Nov. 10 (Bloomberg) -- Two journalists from French magazine Paris Match said they saw Cornelius Gurlitt, the German who had kept a stash of 1,400 pieces of art in his apartment, the magazine reported on its website.
Paris Match published a photograph of an elderly man it identified as Gurlitt, with white hair and blue eyes, pushing a shopping cart and wearing a heavy gray woolen coat. The journalists said they had watched Gurlitt leave his Munich apartment where he had kept more than 1,400 paintings, lithographs, drawings and prints that were seized by authorities investigating him on suspicion of tax evasion in March 2012.
German magazine Spiegel also reported that Gurlitt sent the magazine a letter, asking to refrain from mentioning the name Gurlitt in articles. Prosecutors said at a news conference on Nov. 5 that they didn’t know where Gurlitt was.
The cache of art includes works by Max Beckmann, Pablo Picasso, Oskar Kokoschka, Franz Marc, Pierre-Auguste Renoir and Max Liebermann, prosecutors said.
Police collected 22 paintings from Cornelius Gurlitt’s brother in law yesterday, Bild am Sonntag reported. Two policemen took the paintings from the apartment of Nikolaus Fraessle in Kornwestheim near Stuttgart, Germany. Fraessle had contacted the police and asked them to collect the paintings, that he said have a relation with the pieces of art found in Gurlitt’s apartment, Bild am Sonntag said.
Cornelius Gurlitt kept the works in a Munich apartment handed down by his father, according to Focus magazine which first reported the story. Gurlitt was held by officials investigating possible money laundering during a random check on a train from Switzerland to Munich on Sept. 22, 2010. That investigation led to his home on Feb. 28, 2012.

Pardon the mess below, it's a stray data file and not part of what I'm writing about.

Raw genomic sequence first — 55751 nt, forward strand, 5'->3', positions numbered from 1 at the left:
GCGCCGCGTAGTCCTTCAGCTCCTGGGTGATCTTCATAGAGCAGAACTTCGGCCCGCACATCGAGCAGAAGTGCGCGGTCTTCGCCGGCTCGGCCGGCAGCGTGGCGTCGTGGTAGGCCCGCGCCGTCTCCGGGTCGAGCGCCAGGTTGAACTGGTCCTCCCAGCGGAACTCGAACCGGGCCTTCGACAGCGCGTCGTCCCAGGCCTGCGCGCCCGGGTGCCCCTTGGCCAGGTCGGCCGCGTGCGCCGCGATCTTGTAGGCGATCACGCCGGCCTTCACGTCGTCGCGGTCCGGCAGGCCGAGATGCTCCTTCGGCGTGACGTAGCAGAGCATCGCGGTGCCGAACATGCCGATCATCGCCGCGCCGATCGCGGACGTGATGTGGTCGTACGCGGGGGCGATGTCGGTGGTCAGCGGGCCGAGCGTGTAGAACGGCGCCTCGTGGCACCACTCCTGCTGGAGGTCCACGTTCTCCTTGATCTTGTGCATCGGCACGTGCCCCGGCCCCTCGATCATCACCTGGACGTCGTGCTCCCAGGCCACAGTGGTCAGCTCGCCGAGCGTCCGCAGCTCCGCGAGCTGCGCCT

Bild am Sonntag published a list of 200 paintings on its website, saying Hildebrand Gurlitt, Cornelius’s father, bought them for a total of 4,000 Swiss francs, according to a contract dated May 22, 1940, of which the paper said it published an excerpt on its website. The list includes artists such as Emil Nolde, Otto Dix, August Macke, Ernst Ludwig Kirchner and Karl Schmidt-Rottluff.
According to an internal report of the German Finance Ministry, there are copies of those contracts over the works that Gurlitt bought, Bild am Sonntag reported. Martin Kotthaus, a ministry spokesman, declined to comment.
Hildebrand Gurlitt was given two paintings -- one by Marc Chagall and one by Picasso -- by Swiss painter Karl Ballmer as a present, the Swiss newspaper Schweiz am Sonntag reported today on its website, citing documents dating from 1950 in the National Archive in Washington.
Ballmer said in the documents that he gave the two paintings to Gurlitt in 1943, during a visit in Switzerland. It is unclear if the works were given to Gurlitt in Switzerland, the paper reported.
Switzerland was a hub for art looted by the Nazis, Schweiz am Sonntag reported. Some 43 Swiss museums have artworks whose origin is only partially understood, according to the nation’s Federal Office for Culture.
U.S. troops in 1950 compiled a list of works looted by the Nazis that wound up in Gurlitt’s apartment, researchers from the Holocaust Art Restitution Project said. The documents were obtained by Bloomberg from the researchers on Nov. 5. The troops confiscated and examined Gurlitt’s collection, and gave it back to him in the same year.
Some 23 of the paintings seized were on show in the U.S. in 1956 in New York and San Francisco, German newspaper Frankfurter Allgemeine Sonntagszeitung reported today. The German government paid for the show, called “A Mid-Century Review,” the newspaper said.
The Nazis seized more than 20,000 modern artworks that they saw as “degenerate,” or contrary to Aryan ideals, from German museums. They also stole hundreds of thousands of artworks from Jewish families.
Muse highlights include Jason Harper on cars, Rich Jaroslovsky on technology, Amanda Gordon’s Scene Last Night and Katya Kazakina on art auctions.
To contact the reporter on this story: Julia Mengewein in Frankfurt at firstname.lastname@example.org